Last week I spoke to the ACT/IAC Voyagers program – a leadership program of ~25 government IT leaders.
The topic was on managing one’s career and taking risk.
At the event, I received a number of questions about risk:
-When do you know when to take a risk? When to stop?
-Are you ever afraid when taking a risk?
-What’s the risk of not taking a risk?
-How do you take risks when the culture of government is not set up for risk taking?
My three tips were:
1) In long-run, you don’t want to be in bonds. The risk of not taking risks is the risk of being in bonds instead of stocks for 50 years. In long term on average, your net worth will be much higher if in index funds over a long time. Same with your career – be in stocks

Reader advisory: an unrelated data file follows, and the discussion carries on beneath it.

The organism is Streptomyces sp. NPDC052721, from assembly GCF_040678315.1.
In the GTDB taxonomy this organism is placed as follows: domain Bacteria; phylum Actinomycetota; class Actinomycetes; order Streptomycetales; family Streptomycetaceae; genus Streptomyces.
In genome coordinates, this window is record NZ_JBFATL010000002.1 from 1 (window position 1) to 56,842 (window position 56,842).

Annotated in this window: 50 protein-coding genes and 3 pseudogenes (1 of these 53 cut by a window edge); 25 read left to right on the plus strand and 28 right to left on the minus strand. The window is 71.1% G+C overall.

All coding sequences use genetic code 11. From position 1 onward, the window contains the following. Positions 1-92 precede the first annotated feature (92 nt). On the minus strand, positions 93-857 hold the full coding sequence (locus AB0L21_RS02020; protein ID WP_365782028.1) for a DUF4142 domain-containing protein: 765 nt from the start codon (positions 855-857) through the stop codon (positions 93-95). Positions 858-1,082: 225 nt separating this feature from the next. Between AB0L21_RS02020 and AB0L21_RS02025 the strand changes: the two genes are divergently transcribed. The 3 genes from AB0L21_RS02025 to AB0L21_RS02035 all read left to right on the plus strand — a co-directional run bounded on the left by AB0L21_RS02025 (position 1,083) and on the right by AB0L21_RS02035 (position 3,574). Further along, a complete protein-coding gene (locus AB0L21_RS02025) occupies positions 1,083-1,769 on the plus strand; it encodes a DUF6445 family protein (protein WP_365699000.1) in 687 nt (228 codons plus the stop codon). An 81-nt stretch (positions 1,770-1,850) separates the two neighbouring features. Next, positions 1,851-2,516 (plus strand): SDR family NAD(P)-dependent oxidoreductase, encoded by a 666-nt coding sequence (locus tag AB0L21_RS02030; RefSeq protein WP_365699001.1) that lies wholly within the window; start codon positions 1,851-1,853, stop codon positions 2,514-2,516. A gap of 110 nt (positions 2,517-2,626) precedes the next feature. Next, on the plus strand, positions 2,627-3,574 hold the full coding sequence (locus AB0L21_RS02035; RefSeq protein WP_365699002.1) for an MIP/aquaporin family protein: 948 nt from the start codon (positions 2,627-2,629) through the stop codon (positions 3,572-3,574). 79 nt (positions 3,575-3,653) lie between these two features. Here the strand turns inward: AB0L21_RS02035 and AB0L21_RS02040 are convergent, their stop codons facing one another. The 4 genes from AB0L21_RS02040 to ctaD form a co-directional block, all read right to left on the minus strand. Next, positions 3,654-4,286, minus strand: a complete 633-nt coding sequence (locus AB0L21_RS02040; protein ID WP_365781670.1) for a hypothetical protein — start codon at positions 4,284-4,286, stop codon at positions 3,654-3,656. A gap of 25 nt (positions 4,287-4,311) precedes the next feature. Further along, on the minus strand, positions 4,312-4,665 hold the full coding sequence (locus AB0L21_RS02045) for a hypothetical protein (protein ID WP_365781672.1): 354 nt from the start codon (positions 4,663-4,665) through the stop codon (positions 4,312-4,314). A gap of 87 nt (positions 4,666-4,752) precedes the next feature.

2) If you aren’t nervous, it’s not worth doing. Everything I’ve done that I look back and am proud of…I was nervous at the time. And no, it never fully goes away. I’ve heard famous singers say they still get nervous every time they go on stage and worry about failing. That nervous worry is probably why they don’t fail
3) Listen to your gut – You know when to take a risk when it is something your gut tells you to do. If you truly think it is that good of an idea and it is circling in your brain for days and weeks, then you should do it. If you think it’s a good day right after a fight or frustrating event at work, wait a little bit to settle down
How do you manage risk?